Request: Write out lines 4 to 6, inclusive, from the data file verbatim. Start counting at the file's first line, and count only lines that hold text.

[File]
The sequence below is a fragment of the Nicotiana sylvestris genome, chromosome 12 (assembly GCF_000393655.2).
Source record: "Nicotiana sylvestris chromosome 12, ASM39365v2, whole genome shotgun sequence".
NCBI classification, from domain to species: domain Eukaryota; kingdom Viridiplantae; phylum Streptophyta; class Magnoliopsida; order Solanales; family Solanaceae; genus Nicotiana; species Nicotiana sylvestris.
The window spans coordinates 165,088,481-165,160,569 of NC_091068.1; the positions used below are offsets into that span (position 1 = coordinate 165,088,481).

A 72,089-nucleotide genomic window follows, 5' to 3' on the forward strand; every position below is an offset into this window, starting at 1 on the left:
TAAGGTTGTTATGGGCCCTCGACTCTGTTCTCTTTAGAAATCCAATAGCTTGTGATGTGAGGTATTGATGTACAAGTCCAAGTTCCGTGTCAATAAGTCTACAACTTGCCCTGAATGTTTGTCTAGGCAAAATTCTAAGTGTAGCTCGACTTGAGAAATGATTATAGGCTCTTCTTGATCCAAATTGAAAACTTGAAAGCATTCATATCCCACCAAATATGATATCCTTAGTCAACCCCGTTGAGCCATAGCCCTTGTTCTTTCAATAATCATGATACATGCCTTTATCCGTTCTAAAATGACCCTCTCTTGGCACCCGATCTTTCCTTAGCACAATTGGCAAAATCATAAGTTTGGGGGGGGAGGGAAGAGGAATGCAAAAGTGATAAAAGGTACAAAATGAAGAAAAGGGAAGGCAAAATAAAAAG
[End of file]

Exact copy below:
The window spans coordinates 165,088,481-165,160,569 of NC_091068.1; the positions used below are offsets into that span (position 1 = coordinate 165,088,481).

A 72,089-nucleotide genomic window follows, 5' to 3' on the forward strand; every position below is an offset into this window, starting at 1 on the left:
TAAGGTTGTTATGGGCCCTCGACTCTGTTCTCTTTAGAAATCCAATAGCTTGTGATGTGAGGTATTGATGTACAAGTCCAAGTTCCGTGTCAATAAGTCTACAACTTGCCCTGAATGTTTGTCTAGGCAAAATTCTAAGTGTAGCTCGACTTGAGAAATGATTATAGGCTCTTCTTGATCCAAATTGAAAACTTGAAAGCATTCATATCCCACCAAATATGATATCCTTAGTCAACCCCGTTGAGCCATAGCCCTTGTTCTTTCAATAATCATGATACATGCCTTTATCCGTTCTAAAATGACCCTCTCTTGGCACCCGATCTTTCCTTAGCACAATTGGCAAAATCATAAGTTTGGGGGGGGAGGGAAGAGGAATGCAAAAGTGATAAAAGGTACAAAATGAAGAAAAGGGAAGGCAAAATAAAAAG